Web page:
About three years ago, I invested $40,000 in managed funds from my own savings. Now I have an approved home-equity loan of $100,000 and also a mortgage of $250,000. I plan to sell the managed funds to reduce my mortgage and will then reinvest in more managed funds using a home-equity loan so I can claim a tax deduction for the interest. Instead of selling the managed funds can I transfer $40,000 from my home-equity to my home loan and claim a tax deduction on interest against the managed funds?
The basic principle is that the purpose of the loan must be to invest in income-producing assets for you to be able to claim the interest as a tax deduction. Merely switching the loan from one account to another is not enough to achieve this. You will need to redeem the managed funds, pay the proceeds off the non-deductible home loan and then make a redraw on the new loan account. Make sure you keep the two loan accounts strictly separate to minimise problems with the tax department.
I am not seeking financial advice, but only seek a clearer picture of what happens when retirement is here and we still have a holiday house and some super/shares. My wife and I are still working part time doing consultancy. We own our home worth $850,000, a holiday home worth $900,000, $500,000 in superannuation and $45,000 in shares. We have heard that it is best to have all our funds in super to get the best tax advantages. What is your general impression of our situation?
You are certainly doing better than most people but a major proportion of your assets is tied up in a holiday home that at some stage will need to be sold unless you intend to retire to it. If you do sell it you will need to factor in capital gains tax, but the amount of that will depend on the cost base of the property and your taxable income in the year the sales contract is signed. The amount that can be contributed to super has now been drastically reduced but provided you are under 65 when the property is sold you could take advantage of the bring-forward rule and contribute $300,000 each in non-concessional contributions to super and $25,000 each as concessional contributions for which you could claim a tax deduction.
Certainly, superannuation would enable you to hold assets in a zero-tax area while you are both drawing a tax-free pension but you need to make sure you optimise the potential of the assets you hold inside super because the rate of return is the major factor that will determine how long your money will last. I also suggest you work as long as you can, provided you are happy doing that, as this will help your money to last longer.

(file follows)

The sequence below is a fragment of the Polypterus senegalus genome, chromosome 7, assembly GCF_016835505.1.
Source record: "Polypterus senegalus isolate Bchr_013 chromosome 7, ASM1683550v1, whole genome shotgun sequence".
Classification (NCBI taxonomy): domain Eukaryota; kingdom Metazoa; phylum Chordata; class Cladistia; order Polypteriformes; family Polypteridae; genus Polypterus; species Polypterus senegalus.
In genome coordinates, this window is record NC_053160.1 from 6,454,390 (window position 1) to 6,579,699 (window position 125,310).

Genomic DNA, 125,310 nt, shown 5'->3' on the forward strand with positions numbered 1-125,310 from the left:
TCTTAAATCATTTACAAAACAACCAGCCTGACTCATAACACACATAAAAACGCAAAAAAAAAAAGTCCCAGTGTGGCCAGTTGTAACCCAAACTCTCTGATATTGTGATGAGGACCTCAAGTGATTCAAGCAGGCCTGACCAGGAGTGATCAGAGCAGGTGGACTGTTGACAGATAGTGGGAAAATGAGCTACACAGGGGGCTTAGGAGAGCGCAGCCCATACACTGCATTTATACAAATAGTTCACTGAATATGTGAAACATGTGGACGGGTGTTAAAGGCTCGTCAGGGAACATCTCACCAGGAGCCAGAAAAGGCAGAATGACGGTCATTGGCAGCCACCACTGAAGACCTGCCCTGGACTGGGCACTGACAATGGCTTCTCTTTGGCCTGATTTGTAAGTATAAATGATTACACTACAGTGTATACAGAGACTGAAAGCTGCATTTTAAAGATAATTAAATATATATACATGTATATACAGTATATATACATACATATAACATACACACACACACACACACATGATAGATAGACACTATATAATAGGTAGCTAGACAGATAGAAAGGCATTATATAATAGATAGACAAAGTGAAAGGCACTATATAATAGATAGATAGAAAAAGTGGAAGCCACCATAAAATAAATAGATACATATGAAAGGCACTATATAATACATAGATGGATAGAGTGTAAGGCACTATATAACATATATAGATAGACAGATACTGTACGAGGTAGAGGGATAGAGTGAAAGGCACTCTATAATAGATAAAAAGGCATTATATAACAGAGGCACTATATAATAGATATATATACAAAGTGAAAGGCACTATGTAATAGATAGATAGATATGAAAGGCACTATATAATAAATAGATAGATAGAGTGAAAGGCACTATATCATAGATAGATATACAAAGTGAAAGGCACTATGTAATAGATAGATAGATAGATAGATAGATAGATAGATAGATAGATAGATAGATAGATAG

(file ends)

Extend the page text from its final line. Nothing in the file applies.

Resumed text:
My mother has just been diagnosed with dementia and has gone into aged care. Her unit is worth around $700,000 and she has about $250,000, of which most will go in the form of a bond. We read with interest your recent article on keeping the family home as it is exempt for two years from the assets test but can you clarify if the $162,087 you mentioned is the maximum assessable value of a property for life? Also can family members live in it rent free without any implications?
The home would be exempt from your mother's pension-assessable assets for two years from the date she enters care. After this it would be included, but she would be assessed as a non-homeowner with the benefit of the higher asset threshold. The home is included for the aged care means test up to a maximum value of $162,087 unless a protected person is living there (in which case it is exempt).
I am 60 and no longer working. My taxable income is about $46,000 from super, shares dividend and rental income. I will be selling an investment property soon to pay off my mortgage and expect to have to pay a substantial capital gains tax on the property. I would like to contribute some of the profits to my superannuation account. I understand that the maximum amount I can contribute is $25,000 annually. In your column recently you mentioned the bring-forward provisions, which enable contributions of up to $300,000. Am I eligible for this?
You are eligible to contribute $25,000 of concessional (tax deductible) contributions and $100,000 a year in non-concessional (non deductible) contributions. The latter could be expanded to $300,000 if you use the three-year bring forward rule. Just keep in mind that a non-concessional contribution is not tax deductible so will not reduce the capital gains tax.
Noel Whittaker is the author of Making Money Made Simple and numerous other books on personal finance. His advice is general in nature and readers should seek their own professional advice before making any financial decisions. Email: firstname.lastname@example.org.